addiction recovery

Marriage and Addiction Recovery: Advice Before Tying the Knot

For many people recovering from drug or alcohol addiction, getting married is not at the top of their priority list. However, marriage is not something they should deprive themselves of, especially if it will be with a person who can help them with their journey to sobriety.

If you are planning to get married, you are likely at a point where things have gotten a lot better—but may not yet be perfectly stable. After all, you are considering entering a marriage—no recovering person will make such a decision unless they are sure they can handle it.

However, the path to sobriety tends to be rocky. It can be a difficult topic to discuss, but here are some of the best tips that can help you prepare for a new chapter in your life:

1. Wait for the right time

If your addiction recovery plan still includes withdrawal management like heroin detoxification, it is a clear sign that you should hold off your wedding before making such a significant change in your life. But if you are now only going in for check-ins with your counselor or therapist, it can be a great sign that you are ready. Either way, it is imperative to wait for the right time—as with any other marriage. Jumping into a relationship without being fully prepared can lead you to even more problems down the road, and in the worst-case scenario, it can lead you to a relapse.

Furthermore, planning a wedding can be very stressful. And if stress is one of your triggers (as is the case for many people struggling with addiction), it may make it harder for you to control your cravings. Wait until you feel that you have the upper hand against your cravings, as well as the triggers that cause them.

2. Talk to your healthcare team

Whether it’s your recovery counselor or therapist, talk to them about your plans for getting married. They can weigh in with their expert opinion on how you can manage your treatment while taking a big step in your life. Furthermore, they can validate your feelings about the impending marriage—or the whole relationship in general—and help you manage your emotions in a much healthier way.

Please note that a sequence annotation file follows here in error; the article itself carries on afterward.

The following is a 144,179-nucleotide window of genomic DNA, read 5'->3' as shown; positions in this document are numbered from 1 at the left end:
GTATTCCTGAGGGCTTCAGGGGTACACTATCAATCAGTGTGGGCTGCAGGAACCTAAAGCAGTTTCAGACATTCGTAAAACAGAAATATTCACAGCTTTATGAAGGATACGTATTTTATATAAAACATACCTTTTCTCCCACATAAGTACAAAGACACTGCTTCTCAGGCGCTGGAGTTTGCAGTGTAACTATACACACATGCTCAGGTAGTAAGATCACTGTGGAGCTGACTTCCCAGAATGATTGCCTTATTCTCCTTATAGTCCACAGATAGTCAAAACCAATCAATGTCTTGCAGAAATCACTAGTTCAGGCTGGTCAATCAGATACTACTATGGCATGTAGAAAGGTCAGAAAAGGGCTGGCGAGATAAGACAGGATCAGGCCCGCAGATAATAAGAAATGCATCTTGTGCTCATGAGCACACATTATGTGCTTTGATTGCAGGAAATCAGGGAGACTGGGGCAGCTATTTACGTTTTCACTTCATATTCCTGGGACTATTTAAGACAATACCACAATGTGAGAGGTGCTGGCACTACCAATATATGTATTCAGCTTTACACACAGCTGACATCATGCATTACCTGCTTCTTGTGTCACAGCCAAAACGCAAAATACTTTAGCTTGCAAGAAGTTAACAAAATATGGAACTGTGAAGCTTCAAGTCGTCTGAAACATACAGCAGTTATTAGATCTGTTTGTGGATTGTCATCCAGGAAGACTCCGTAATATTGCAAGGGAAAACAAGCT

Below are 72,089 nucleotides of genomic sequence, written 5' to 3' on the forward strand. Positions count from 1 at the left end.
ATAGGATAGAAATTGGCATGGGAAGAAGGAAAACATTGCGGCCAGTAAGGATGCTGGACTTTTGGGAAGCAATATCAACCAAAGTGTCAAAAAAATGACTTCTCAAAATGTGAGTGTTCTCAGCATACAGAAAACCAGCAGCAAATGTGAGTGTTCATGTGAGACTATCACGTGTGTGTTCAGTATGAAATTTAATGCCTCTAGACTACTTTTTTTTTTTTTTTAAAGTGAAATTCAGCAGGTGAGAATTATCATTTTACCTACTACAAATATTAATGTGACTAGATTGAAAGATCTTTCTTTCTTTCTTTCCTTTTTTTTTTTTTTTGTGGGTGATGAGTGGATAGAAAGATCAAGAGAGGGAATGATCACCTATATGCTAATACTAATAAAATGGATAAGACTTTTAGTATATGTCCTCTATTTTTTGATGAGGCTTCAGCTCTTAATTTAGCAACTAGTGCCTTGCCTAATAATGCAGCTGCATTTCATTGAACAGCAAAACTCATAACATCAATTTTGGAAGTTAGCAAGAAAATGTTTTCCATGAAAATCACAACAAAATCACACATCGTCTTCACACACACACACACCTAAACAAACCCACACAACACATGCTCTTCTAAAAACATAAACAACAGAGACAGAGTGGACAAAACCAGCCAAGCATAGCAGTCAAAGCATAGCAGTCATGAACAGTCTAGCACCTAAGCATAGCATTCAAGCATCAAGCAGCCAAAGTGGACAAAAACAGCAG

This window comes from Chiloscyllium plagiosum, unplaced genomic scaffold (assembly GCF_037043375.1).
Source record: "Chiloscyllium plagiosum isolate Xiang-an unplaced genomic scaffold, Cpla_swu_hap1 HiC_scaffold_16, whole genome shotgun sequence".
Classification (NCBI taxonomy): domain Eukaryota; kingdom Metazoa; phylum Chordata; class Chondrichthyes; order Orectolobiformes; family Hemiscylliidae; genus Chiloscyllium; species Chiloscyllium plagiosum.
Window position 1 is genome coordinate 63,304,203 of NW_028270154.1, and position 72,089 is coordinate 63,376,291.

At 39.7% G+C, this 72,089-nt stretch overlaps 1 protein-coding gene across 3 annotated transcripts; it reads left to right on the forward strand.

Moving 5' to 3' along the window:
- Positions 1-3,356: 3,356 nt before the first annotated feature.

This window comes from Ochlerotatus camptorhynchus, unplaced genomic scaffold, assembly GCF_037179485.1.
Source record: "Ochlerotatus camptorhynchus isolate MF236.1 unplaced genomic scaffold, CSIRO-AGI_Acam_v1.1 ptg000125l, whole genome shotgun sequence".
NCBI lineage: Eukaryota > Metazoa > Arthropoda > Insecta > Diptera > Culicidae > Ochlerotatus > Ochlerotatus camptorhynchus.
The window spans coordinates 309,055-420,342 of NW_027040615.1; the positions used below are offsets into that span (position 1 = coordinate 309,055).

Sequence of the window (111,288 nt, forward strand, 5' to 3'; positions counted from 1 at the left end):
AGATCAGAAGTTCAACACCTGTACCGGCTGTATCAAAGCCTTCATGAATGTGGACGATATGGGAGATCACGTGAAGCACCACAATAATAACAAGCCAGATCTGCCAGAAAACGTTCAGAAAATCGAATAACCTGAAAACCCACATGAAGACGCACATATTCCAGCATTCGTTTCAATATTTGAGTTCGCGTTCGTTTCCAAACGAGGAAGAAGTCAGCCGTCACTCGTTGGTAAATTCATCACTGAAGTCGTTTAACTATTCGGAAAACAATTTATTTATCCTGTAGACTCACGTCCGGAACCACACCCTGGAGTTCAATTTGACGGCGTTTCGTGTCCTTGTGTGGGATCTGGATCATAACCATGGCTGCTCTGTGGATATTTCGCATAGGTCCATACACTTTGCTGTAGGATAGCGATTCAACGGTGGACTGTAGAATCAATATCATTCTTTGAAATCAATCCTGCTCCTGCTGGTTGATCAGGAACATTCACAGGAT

3. Communicate with your partner openly

At this point, your partner probably already knows about your journey to sobriety. If they only know bits and pieces, consider telling them the whole story. After all, they deserve to know what they are getting into, especially with something that affects your life significantly.

Tell them about your past, what your triggers are, and what your treatment plan is like. This way, they can help you avoid temptation in day-to-day life; provide support during your recovery, and help you feel safe and secure in the relationship. If you are afraid that they will back out if you tell them everything, think of it as a litmus test for a suitable partner—after all, you’d want someone who can give you full support during your recovery without any judgment.

engaged couple

4. Consider an alcohol-free wedding

If you are recovering from alcohol addiction, it is highly advisable that you hold an alcohol-free reception. Alcohol is a big part of social events, yes, but it’s your wedding—and if banning alcohol is the best way you can avoid feeling uncomfortable, then don’t be afraid to do just that.

If guests ask you about it, just tell them that you want everyone to drive home safely after the party. You don’t owe anyone an explanation, and alcohol is not a staple for a wedding anyway.

5. Go to therapy with your partner

It can be hard to talk about addiction with your partner with just the two of you in the room. Sometimes, having another person to facilitate helps the discussion flow more freely between the two of you.

That said, consider going to therapy with your partner to talk about your past addiction and any qualms that you have about your plans to get married. Oftentimes, people recovering from their addiction might feel that they are wholly unprepared to enter a marriage, which can be challenging to communicate with their partner unless there is a professional to help them through it.

Conclusion

Marriage in the context of addiction recovery is not something that many people talk about, but it deserves all the discussion that it can get. If you plan to get married while still on the road to recovery, these tips can help you prepare yourself—and your partner—for the next chapter in your life, which will hopefully open up an easier path.

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